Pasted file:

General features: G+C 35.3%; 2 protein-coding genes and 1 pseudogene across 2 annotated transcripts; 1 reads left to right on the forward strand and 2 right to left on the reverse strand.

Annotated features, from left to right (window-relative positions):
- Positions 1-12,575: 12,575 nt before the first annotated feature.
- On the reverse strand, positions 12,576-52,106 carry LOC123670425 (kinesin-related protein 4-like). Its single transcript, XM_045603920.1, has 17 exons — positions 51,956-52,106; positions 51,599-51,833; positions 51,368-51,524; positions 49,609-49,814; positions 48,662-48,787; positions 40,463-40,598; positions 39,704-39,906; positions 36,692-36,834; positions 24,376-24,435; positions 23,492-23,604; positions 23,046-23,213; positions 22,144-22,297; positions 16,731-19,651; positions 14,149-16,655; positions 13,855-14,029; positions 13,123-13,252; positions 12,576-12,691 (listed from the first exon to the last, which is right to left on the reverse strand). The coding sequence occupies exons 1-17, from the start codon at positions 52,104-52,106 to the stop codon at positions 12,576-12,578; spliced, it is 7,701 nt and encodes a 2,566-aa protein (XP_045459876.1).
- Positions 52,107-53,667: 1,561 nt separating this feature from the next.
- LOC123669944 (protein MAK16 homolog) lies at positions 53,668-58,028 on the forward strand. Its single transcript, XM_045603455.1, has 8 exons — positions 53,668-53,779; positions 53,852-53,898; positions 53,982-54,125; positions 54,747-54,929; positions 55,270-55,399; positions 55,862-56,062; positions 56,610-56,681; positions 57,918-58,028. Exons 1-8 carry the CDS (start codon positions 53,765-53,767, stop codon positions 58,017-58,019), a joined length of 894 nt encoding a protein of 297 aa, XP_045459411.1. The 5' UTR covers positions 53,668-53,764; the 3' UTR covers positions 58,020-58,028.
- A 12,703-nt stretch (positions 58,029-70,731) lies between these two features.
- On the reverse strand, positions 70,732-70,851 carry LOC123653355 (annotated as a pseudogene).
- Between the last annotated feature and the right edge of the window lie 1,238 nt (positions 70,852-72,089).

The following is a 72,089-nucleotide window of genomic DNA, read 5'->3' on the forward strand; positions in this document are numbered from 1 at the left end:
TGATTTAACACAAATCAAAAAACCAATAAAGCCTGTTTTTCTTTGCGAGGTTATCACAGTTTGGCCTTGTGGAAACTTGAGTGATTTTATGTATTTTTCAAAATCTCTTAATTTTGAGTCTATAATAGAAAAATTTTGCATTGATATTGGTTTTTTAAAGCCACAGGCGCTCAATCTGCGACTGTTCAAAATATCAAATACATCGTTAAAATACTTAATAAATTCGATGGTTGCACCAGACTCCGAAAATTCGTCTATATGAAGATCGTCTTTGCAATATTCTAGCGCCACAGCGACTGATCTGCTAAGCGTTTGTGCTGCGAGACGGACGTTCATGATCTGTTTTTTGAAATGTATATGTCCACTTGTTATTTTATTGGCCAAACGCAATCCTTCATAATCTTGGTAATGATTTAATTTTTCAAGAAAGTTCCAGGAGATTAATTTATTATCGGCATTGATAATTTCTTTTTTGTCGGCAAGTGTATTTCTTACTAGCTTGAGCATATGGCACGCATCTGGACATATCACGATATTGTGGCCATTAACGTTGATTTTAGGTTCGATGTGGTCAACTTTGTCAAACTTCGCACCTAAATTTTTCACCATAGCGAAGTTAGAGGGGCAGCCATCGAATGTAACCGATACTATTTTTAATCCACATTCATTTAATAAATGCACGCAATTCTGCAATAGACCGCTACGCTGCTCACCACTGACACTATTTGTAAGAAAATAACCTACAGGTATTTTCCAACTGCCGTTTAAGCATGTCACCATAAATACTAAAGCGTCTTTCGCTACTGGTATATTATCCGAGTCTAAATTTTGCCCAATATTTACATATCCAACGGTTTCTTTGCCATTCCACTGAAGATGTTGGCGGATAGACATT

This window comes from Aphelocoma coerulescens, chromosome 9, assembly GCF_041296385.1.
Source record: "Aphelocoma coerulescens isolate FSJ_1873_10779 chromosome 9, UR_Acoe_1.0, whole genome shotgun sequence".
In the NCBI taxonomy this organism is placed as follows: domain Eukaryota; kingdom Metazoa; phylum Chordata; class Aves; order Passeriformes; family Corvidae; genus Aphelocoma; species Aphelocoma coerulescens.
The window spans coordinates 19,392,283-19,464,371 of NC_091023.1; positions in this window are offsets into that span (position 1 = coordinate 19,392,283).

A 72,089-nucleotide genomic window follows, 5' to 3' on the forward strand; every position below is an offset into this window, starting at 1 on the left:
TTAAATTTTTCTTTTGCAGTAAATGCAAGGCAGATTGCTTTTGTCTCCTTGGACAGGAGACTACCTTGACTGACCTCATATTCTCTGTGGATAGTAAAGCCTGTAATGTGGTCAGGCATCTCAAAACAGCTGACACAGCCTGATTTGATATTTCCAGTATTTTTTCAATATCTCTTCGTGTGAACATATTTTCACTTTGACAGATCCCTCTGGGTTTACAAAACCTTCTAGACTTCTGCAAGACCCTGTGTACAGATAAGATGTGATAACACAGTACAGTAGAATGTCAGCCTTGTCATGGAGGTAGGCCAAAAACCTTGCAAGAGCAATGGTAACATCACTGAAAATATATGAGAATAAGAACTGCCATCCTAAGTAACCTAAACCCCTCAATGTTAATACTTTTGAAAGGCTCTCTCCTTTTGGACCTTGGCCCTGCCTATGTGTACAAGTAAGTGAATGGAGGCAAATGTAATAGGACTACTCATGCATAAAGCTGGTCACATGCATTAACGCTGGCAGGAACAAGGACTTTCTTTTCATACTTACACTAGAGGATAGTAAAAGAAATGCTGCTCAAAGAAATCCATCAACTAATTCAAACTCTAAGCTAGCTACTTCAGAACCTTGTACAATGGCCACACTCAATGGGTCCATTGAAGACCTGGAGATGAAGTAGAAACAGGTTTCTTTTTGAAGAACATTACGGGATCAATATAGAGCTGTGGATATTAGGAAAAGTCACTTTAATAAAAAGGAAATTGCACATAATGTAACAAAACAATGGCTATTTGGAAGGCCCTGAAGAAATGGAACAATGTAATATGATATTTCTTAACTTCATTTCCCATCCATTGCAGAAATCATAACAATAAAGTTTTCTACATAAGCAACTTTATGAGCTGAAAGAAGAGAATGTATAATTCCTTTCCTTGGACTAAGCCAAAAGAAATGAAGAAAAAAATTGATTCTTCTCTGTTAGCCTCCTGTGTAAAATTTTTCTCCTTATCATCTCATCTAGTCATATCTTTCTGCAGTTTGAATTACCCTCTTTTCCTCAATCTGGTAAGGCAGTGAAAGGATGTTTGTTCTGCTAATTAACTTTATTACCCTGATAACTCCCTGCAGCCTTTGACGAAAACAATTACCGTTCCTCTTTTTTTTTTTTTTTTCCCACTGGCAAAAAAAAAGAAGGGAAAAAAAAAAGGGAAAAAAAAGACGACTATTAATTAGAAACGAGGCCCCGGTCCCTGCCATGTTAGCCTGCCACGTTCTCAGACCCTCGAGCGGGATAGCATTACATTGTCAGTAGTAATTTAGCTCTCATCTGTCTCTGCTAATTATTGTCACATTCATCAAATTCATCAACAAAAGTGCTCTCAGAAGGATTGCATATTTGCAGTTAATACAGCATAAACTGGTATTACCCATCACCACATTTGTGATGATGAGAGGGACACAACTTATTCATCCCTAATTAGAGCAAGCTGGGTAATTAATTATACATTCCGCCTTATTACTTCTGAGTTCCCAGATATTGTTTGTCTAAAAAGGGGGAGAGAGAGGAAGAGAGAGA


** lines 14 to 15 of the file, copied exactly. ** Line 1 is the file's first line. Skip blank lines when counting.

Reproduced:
In the NCBI taxonomy this organism is placed as follows: domain Eukaryota; kingdom Metazoa; phylum Chordata; class Aves; order Passeriformes; family Corvidae; genus Aphelocoma; species Aphelocoma coerulescens.
The window spans coordinates 19,392,283-19,464,371 of NC_091023.1; positions in this window are offsets into that span (position 1 = coordinate 19,392,283).